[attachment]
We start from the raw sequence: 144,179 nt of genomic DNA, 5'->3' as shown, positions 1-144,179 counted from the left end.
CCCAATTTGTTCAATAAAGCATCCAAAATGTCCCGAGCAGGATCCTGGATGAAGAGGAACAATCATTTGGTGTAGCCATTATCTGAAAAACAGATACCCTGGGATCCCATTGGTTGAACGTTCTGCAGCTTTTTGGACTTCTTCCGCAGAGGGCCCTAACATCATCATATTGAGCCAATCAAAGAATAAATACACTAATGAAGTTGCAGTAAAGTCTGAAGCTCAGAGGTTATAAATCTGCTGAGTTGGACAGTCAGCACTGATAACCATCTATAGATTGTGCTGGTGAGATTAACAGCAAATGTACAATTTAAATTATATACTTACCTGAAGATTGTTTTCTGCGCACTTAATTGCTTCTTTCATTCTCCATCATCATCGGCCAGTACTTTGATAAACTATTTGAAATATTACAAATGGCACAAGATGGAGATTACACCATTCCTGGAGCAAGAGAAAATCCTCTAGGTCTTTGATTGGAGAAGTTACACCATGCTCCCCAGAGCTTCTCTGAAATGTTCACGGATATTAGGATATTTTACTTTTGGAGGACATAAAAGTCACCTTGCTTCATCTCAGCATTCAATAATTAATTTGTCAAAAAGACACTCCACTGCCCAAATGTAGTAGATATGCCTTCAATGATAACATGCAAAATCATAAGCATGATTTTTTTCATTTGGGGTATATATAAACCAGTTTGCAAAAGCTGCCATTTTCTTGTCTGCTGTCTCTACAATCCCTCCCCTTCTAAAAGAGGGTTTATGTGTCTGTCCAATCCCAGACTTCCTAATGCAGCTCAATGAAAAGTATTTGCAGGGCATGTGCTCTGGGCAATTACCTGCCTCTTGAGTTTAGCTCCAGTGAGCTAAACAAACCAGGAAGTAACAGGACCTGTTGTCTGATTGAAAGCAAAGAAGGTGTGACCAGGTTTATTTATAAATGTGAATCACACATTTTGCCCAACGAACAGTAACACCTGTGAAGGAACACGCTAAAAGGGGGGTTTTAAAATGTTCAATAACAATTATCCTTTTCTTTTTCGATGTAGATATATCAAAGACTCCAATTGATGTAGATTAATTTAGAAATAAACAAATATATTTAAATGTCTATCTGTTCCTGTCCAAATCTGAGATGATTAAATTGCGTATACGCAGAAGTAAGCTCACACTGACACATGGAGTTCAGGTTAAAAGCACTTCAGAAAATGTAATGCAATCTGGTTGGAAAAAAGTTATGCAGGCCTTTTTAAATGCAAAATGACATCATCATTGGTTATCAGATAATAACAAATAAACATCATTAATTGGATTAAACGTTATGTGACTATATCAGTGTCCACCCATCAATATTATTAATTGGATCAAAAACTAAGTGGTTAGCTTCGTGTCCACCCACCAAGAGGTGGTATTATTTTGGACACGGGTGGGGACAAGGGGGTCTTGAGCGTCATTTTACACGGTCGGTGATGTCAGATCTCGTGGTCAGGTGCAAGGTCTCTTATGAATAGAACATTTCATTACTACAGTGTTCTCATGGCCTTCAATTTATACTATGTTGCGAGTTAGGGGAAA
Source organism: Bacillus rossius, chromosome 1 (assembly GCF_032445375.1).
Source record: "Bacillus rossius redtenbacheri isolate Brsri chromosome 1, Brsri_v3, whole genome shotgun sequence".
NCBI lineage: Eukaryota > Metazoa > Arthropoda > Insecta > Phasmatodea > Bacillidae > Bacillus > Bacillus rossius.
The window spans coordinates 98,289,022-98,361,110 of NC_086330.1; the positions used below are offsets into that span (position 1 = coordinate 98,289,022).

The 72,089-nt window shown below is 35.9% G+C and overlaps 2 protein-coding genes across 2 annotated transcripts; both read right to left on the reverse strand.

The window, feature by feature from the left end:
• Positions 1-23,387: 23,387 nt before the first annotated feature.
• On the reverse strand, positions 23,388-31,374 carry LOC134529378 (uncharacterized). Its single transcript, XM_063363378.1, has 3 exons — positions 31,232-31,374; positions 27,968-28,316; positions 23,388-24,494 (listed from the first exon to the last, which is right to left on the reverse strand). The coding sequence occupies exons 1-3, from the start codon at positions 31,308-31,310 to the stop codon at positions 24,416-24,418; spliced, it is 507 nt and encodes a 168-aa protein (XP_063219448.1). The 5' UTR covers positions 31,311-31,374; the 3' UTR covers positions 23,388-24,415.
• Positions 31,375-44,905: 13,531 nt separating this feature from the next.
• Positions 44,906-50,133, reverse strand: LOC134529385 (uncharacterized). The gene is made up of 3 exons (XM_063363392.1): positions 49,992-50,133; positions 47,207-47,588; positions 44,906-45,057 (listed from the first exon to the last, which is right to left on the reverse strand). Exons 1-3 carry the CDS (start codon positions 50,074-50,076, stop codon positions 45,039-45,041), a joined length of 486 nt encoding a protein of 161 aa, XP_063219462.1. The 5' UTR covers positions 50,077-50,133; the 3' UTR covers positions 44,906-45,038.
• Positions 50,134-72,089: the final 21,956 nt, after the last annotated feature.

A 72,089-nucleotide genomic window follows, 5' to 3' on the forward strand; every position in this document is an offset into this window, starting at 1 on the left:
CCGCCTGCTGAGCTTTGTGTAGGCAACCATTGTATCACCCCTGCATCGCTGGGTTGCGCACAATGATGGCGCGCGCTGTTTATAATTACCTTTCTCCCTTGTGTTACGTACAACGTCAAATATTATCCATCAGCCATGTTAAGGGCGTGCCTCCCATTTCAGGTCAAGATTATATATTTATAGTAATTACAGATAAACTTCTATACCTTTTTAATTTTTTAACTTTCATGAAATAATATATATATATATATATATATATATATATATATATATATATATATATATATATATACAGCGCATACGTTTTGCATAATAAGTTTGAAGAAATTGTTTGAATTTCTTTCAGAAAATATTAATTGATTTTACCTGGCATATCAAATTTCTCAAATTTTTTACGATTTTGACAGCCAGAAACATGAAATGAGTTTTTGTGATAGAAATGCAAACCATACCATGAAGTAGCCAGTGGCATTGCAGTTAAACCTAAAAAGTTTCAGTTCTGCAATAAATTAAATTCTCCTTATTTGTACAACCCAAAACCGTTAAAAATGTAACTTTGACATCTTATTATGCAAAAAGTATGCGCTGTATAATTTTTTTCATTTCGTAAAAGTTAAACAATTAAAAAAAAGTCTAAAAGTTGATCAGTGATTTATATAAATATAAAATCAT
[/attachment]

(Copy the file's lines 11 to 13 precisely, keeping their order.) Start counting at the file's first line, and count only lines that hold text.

• Positions 31,375-44,905: 13,531 nt separating this feature from the next.
• Positions 44,906-50,133, reverse strand: LOC134529385 (uncharacterized). The gene is made up of 3 exons (XM_063363392.1): positions 49,992-50,133; positions 47,207-47,588; positions 44,906-45,057 (listed from the first exon to the last, which is right to left on the reverse strand). Exons 1-3 carry the CDS (start codon positions 50,074-50,076, stop codon positions 45,039-45,041), a joined length of 486 nt encoding a protein of 161 aa, XP_063219462.1. The 5' UTR covers positions 50,077-50,133; the 3' UTR covers positions 44,906-45,038.
• Positions 50,134-72,089: the final 21,956 nt, after the last annotated feature.